DETROIT — After leaving Syracuse to join the Utah Jazz as a scout in 2004, Troy Weaver began his meticulous rise through the NBA ranks, which culminated with him being named the Detroit Pistons’ general manager earlier this month.
It’s not a path some expected he would pursue. He once appeared set to become a Division I head coach. Instead, he chased his original dream — the NBA.
“If I had to look at his career trajectory, I would’ve thought he would be a high major Division 1 coach by now,” Damon Handon, a longtime friend of Weaver, told the Free Press. “You say his path is different, it is. If he had to coach an NBA team, he could coach an NBA team. That was his passion. His passion was coaching.”
Weaver is a rarity among NBA executives. He isn’t a former NBA player or high-level college basketball player. He didn’t attend an Ivy League college. After graduating from Archbishop Carroll High School in Washington, D.C., he played one season at Prince Georges Community College in Maryland and earned his associate degree. He later attended Bowie State part-time for his bachelor’s.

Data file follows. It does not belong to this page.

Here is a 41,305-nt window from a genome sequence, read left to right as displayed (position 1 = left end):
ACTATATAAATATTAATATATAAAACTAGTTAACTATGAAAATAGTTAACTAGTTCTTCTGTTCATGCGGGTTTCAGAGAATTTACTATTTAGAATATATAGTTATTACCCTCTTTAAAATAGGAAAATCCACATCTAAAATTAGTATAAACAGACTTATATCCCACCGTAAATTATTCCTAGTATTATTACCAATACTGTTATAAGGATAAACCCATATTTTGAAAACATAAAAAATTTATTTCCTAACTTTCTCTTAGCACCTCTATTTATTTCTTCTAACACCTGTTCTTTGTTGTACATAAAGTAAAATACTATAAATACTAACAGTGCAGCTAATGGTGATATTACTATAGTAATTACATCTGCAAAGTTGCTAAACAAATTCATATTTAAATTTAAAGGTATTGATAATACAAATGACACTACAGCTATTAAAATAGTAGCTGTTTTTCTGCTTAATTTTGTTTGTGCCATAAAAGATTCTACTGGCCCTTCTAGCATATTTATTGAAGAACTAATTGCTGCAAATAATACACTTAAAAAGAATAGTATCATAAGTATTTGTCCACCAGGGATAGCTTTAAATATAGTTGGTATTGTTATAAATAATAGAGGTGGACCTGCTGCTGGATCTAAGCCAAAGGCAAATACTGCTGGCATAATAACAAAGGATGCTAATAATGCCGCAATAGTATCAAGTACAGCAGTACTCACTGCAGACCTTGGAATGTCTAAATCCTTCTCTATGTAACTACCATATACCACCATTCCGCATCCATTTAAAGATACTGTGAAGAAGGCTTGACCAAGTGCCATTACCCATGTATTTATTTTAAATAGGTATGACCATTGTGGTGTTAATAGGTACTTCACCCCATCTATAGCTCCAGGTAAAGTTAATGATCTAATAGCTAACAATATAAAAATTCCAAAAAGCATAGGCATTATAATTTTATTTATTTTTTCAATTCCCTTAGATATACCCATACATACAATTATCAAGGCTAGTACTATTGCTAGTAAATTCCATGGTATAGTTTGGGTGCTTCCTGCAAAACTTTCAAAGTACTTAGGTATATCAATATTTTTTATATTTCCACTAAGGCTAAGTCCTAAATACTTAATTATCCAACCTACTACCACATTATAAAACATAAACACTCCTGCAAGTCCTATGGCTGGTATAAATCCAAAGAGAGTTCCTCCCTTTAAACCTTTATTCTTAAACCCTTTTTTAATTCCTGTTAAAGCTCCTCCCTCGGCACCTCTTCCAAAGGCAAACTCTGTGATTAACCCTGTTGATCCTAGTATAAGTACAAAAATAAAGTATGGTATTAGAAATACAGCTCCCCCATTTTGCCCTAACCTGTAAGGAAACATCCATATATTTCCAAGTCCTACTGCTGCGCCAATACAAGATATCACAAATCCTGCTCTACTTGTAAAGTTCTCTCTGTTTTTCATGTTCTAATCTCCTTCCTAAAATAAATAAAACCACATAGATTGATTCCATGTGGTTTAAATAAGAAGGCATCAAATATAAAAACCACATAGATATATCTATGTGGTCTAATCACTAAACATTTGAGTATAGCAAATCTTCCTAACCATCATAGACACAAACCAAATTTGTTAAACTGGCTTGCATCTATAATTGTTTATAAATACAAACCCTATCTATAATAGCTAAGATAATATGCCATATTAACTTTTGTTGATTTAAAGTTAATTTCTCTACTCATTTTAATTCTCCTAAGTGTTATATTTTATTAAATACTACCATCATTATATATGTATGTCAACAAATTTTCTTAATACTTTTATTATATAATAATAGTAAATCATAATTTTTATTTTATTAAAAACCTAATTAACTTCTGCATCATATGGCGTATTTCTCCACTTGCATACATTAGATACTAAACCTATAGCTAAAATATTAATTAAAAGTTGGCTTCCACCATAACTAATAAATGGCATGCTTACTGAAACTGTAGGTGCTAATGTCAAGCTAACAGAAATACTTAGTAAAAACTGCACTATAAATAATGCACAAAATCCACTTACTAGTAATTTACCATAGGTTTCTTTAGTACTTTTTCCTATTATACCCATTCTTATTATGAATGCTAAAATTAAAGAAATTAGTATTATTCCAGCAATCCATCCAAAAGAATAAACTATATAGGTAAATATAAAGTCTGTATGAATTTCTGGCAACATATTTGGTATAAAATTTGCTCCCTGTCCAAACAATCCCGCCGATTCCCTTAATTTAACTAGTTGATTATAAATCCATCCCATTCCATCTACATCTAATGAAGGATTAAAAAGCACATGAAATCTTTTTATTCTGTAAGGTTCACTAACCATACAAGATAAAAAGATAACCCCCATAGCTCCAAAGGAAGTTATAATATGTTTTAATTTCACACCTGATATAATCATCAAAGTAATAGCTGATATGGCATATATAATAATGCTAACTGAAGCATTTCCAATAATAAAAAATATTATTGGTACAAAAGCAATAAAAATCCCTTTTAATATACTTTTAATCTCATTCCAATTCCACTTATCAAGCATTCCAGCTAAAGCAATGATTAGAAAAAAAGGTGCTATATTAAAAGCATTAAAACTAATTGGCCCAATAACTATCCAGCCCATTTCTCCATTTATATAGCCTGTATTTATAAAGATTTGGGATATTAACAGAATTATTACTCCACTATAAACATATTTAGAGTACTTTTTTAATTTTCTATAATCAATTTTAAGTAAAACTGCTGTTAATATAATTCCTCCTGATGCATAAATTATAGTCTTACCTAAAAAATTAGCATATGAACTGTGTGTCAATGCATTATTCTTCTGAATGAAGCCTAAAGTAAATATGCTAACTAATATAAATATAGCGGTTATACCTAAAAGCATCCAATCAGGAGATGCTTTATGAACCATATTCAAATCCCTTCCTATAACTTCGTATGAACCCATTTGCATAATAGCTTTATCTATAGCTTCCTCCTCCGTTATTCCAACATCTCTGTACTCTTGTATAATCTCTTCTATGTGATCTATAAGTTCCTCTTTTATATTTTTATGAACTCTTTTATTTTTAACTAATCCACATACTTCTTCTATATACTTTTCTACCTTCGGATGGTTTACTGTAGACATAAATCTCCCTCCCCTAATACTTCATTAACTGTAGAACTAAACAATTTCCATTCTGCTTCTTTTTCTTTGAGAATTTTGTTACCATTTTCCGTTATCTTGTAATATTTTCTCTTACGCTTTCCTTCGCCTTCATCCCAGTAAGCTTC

What has enabled Weaver to ascend to one of the highest positions in a front office is a trait he has had from the beginning — an uncanny ability to evaluate talent. From 1993 to ‘96, Weaver coached the DC Assault, a prominent Washington-based AAU team, which now goes by the name, DC Premier. In a short span of time, he brought an influx of local talent into the program and led them to the prestigious AAU Tournament of Champions in 1996.